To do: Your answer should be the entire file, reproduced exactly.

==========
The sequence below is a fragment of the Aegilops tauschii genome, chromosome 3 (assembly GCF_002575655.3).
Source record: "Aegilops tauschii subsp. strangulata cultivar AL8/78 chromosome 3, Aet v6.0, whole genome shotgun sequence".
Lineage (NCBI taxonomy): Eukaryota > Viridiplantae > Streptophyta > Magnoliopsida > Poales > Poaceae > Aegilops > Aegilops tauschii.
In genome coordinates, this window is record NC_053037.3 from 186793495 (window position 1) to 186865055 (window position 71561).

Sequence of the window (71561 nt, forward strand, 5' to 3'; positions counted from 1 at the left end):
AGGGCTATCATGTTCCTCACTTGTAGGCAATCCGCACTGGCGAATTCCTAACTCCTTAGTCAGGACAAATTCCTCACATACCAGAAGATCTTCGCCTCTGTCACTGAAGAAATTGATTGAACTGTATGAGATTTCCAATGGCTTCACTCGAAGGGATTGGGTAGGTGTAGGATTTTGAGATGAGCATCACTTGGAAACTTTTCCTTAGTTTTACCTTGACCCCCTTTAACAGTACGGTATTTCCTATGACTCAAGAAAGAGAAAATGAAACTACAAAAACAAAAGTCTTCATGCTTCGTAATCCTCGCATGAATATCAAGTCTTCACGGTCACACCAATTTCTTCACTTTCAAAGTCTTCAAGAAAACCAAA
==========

The sequence below is a fragment of the Aegilops tauschii genome, chromosome 3 (assembly GCF_002575655.3).
Source record: "Aegilops tauschii subsp. strangulata cultivar AL8/78 chromosome 3, Aet v6.0, whole genome shotgun sequence".
Lineage (NCBI taxonomy): Eukaryota > Viridiplantae > Streptophyta > Magnoliopsida > Poales > Poaceae > Aegilops > Aegilops tauschii.
In genome coordinates, this window is record NC_053037.3 from 186793495 (window position 1) to 186865055 (window position 71561).

Sequence of the window (71561 nt, forward strand, 5' to 3'; positions counted from 1 at the left end):
AGGGCTATCATGTTCCTCACTTGTAGGCAATCCGCACTGGCGAATTCCTAACTCCTTAGTCAGGACAAATTCCTCACATACCAGAAGATCTTCGCCTCTGTCACTGAAGAAATTGATTGAACTGTATGAGATTTCCAATGGCTTCACTCGAAGGGATTGGGTAGGTGTAGGATTTTGAGATGAGCATCACTTGGAAACTTTTCCTTAGTTTTACCTTGACCCCCTTTAACAGTACGGTATTTCCTATGACTCAAGAAAGAGAAAATGAAACTACAAAAACAAAAGTCTTCATGCTTCGTAATCCTCGCATGAATATCAAGTCTTCACGGTCACACCAATTTCTTCACTTTCAAAGTCTTCAAGAAAACCAAA